Lately, my biggest “muses” or whatever have been St. Vincent, Mortis Ghost, Bjenny Montero, Andri Kidd, and Richard Siken, among many others. Also, I get inspired by my peers. I hang around with a lot of drag queens and other creatives, and their work inspires and motivates me to push myself every day.
Is there someone, famous or not, who you look up to and who has inspired your path?
Foxy Beast, a local drag queen. In her episode of Drag in the Peg she told me that, when she competed for Miss Mardi Gay years ago, she snapped her heel on the first night jumping off a six-foot stage – and kept dancing. The next night, she lost her wig mid-number and still won (she was crowned wigless).
After relaying that story, her only follow-up was, “When you want something, you go get it, girl.” That’s kind of been my guiding mantra lately.
What do you do to get out of a creative slump?
Drink some water, eat a vegetable or something and take a nap. If I’m ever feeling unmotivated to do something creative, it’s probably just because I’m too burnt out to see the endless possibilities around me. So, I forgive myself and rest until I get bored (which is usually, like, four hours max.)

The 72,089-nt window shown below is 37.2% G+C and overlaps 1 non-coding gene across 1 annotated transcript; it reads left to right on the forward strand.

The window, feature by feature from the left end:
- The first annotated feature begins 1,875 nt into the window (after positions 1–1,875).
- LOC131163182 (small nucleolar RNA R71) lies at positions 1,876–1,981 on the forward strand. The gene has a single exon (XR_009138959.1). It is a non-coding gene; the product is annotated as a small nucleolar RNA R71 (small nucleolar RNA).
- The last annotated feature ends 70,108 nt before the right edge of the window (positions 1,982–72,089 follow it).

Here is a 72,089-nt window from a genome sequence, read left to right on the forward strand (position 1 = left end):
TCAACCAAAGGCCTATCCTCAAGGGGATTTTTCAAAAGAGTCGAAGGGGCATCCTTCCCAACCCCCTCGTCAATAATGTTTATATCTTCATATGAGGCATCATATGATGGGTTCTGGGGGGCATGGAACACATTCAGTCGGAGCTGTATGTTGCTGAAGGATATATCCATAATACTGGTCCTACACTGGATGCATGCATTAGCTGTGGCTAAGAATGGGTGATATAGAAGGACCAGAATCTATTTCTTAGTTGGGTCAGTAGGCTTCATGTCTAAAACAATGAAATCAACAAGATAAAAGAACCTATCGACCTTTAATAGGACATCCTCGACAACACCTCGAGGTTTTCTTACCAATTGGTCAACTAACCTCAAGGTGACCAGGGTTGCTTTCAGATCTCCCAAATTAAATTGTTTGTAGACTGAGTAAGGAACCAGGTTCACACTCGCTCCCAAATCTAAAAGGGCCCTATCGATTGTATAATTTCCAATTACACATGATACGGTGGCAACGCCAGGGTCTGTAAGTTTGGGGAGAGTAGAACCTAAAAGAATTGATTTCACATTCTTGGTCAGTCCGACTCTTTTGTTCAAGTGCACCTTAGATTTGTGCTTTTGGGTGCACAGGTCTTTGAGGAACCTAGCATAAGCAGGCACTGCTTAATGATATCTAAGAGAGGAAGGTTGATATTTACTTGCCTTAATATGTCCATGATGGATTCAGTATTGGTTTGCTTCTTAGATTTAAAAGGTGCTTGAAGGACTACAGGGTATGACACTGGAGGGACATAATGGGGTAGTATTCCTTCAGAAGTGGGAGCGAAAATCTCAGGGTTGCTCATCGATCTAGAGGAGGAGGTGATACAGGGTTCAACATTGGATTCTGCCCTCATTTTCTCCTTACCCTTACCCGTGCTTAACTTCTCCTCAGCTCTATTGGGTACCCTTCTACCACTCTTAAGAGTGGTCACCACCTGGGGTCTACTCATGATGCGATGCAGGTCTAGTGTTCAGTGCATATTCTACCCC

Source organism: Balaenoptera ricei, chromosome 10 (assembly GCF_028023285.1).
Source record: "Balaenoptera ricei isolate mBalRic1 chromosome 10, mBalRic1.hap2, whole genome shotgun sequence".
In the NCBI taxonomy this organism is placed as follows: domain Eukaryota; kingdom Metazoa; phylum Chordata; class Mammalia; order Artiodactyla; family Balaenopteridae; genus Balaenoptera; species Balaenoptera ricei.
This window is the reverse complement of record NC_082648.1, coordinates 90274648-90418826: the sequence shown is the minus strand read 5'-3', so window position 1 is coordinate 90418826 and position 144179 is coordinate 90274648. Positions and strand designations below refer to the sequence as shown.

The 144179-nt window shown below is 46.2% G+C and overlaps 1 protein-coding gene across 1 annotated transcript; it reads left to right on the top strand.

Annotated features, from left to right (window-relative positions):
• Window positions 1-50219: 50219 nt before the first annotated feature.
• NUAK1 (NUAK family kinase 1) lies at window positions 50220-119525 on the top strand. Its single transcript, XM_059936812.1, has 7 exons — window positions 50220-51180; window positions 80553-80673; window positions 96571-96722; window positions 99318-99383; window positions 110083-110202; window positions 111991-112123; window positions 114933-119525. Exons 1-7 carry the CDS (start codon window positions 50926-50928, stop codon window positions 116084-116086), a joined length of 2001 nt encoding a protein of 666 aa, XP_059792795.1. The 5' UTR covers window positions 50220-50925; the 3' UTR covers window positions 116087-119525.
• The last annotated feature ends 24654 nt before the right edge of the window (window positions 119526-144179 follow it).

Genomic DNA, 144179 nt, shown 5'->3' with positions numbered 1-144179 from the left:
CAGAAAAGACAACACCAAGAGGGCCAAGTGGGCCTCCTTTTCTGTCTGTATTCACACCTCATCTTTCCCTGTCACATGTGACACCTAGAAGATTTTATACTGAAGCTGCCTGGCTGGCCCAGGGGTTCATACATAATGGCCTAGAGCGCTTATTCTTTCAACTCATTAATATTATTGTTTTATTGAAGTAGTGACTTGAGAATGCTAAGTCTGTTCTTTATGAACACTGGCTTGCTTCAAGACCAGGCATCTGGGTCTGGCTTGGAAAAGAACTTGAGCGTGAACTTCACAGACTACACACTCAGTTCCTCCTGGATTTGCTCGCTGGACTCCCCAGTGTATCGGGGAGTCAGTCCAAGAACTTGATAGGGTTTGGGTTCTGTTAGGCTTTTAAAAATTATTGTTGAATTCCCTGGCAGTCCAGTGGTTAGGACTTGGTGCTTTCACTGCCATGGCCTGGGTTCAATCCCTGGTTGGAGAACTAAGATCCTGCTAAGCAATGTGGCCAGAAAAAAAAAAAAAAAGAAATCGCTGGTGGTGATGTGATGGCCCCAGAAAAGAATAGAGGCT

What’s the worst advice you have ever received?
To water myself down, and become more easily digestible.
I think it’s a cliché, but no one ever did anything cool by being the most palatable version of themselves.
What’s next for Graeme? What about Contessa Lestrange?
For Graeme: finding a job! I’ve finished college and I’ve been pretty busy with a bunch of projects, but I think it’s time to channel what I’ve learned and what I’ve done into something a little more sustainable. As for Contessa, she’ll keep doing what she does best: acting like a fool and making sure I don’t take myself too seriously.